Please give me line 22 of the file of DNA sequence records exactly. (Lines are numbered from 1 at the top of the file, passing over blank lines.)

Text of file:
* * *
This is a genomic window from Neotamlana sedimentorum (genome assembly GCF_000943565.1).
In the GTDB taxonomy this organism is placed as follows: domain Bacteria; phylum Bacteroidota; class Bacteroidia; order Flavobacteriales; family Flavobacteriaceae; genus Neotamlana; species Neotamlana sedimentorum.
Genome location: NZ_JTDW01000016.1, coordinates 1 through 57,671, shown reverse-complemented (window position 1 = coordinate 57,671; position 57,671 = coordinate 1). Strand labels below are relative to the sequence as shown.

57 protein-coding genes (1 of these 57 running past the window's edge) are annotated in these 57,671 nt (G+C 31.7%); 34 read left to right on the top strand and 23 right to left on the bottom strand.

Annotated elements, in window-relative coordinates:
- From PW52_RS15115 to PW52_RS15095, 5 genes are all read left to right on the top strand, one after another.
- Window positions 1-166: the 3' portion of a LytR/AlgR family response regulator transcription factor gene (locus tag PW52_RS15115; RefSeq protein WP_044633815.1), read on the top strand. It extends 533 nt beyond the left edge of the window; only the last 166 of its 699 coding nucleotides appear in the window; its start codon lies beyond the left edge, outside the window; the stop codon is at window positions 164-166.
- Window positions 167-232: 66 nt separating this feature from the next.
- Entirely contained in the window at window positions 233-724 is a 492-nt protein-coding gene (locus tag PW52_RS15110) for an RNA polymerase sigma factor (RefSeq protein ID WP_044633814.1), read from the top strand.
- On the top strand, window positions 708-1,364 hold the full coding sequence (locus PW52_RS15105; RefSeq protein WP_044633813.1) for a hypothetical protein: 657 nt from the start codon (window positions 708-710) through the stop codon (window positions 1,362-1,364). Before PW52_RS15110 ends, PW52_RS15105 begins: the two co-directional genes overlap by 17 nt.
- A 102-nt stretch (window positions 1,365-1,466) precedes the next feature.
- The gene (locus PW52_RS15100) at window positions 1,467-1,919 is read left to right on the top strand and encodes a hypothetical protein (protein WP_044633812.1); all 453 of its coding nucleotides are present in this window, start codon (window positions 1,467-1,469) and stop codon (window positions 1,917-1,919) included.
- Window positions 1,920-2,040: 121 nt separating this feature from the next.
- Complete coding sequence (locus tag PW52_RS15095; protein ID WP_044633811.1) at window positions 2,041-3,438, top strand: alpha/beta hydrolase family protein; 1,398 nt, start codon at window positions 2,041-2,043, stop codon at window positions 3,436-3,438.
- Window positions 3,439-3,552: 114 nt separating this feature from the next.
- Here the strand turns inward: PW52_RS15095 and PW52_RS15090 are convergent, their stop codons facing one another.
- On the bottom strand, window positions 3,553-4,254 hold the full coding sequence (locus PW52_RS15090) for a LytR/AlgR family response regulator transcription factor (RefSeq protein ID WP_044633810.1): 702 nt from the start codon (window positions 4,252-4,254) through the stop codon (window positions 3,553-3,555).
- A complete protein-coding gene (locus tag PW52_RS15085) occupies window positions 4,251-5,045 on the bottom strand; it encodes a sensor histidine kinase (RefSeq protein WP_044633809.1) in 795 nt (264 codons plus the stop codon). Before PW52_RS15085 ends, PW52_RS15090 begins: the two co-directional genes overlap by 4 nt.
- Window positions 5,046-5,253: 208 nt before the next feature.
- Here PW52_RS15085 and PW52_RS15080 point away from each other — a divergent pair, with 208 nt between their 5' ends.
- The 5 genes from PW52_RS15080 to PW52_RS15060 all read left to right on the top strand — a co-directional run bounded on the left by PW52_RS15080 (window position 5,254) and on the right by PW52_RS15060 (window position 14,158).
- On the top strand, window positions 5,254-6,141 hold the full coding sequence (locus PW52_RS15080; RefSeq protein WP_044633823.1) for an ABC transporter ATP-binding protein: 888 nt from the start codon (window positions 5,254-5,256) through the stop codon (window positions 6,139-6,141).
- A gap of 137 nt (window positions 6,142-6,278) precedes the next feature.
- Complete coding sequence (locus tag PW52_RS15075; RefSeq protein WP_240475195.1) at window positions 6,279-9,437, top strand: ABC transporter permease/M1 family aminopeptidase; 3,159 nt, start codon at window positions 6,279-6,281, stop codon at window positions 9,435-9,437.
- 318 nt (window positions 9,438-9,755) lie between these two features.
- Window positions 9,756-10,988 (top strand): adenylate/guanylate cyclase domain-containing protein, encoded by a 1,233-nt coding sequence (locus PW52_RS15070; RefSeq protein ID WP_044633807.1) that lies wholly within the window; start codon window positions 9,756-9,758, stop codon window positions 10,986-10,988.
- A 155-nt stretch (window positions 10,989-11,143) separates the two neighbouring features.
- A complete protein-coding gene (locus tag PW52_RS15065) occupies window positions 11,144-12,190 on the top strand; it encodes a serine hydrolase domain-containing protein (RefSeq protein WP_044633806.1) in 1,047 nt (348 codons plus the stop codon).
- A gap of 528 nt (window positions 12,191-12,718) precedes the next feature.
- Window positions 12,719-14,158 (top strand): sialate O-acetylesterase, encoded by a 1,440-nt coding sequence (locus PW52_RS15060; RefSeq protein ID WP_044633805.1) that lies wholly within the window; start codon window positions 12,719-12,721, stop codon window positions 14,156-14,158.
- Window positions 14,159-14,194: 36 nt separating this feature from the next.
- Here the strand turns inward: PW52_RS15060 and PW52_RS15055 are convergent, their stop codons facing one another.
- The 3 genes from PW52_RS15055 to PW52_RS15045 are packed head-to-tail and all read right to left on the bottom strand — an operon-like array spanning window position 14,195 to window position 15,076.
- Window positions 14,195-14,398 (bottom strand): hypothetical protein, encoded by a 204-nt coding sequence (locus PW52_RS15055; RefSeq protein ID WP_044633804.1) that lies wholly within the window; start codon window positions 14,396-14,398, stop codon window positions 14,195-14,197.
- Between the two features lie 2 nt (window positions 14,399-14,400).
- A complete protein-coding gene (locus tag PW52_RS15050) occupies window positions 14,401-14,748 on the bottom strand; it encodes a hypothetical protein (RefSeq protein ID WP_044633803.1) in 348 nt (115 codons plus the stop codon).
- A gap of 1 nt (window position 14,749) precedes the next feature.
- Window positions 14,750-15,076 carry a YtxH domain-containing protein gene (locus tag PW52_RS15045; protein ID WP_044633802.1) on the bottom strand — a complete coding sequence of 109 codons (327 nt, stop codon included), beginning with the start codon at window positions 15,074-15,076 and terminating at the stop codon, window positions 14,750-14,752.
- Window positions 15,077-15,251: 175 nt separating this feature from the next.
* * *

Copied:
- On the top strand, window positions 5,254-6,141 hold the full coding sequence (locus PW52_RS15080; RefSeq protein WP_044633823.1) for an ABC transporter ATP-binding protein: 888 nt from the start codon (window positions 5,254-5,256) through the stop codon (window positions 6,139-6,141).